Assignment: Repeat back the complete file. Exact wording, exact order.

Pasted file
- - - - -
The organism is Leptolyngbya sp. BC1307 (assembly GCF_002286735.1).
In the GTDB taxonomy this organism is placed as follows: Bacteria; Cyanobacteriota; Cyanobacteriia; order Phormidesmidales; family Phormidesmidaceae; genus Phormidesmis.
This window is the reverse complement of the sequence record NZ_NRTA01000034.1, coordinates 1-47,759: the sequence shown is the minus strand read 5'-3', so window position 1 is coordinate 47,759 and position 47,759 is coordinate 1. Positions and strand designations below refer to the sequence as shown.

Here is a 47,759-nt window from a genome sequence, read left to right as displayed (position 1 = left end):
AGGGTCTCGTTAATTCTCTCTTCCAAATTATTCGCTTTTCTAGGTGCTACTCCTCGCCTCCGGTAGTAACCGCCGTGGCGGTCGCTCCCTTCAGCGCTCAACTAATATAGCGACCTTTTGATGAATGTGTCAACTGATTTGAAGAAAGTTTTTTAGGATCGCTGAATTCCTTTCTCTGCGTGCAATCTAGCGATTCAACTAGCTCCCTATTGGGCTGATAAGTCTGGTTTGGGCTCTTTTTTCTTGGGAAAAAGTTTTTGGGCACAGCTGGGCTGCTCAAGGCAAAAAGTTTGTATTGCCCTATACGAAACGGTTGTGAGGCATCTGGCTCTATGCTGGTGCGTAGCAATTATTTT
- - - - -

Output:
The organism is Leptolyngbya sp. BC1307 (assembly GCF_002286735.1).
In the GTDB taxonomy this organism is placed as follows: Bacteria; Cyanobacteriota; Cyanobacteriia; order Phormidesmidales; family Phormidesmidaceae; genus Phormidesmis.
This window is the reverse complement of the sequence record NZ_NRTA01000034.1, coordinates 1-47,759: the sequence shown is the minus strand read 5'-3', so window position 1 is coordinate 47,759 and position 47,759 is coordinate 1. Positions and strand designations below refer to the sequence as shown.

Here is a 47,759-nt window from a genome sequence, read left to right as displayed (position 1 = left end):
AGGGTCTCGTTAATTCTCTCTTCCAAATTATTCGCTTTTCTAGGTGCTACTCCTCGCCTCCGGTAGTAACCGCCGTGGCGGTCGCTCCCTTCAGCGCTCAACTAATATAGCGACCTTTTGATGAATGTGTCAACTGATTTGAAGAAAGTTTTTTAGGATCGCTGAATTCCTTTCTCTGCGTGCAATCTAGCGATTCAACTAGCTCCCTATTGGGCTGATAAGTCTGGTTTGGGCTCTTTTTTCTTGGGAAAAAGTTTTTGGGCACAGCTGGGCTGCTCAAGGCAAAAAGTTTGTATTGCCCTATACGAAACGGTTGTGAGGCATCTGGCTCTATGCTGGTGCGTAGCAATTATTTT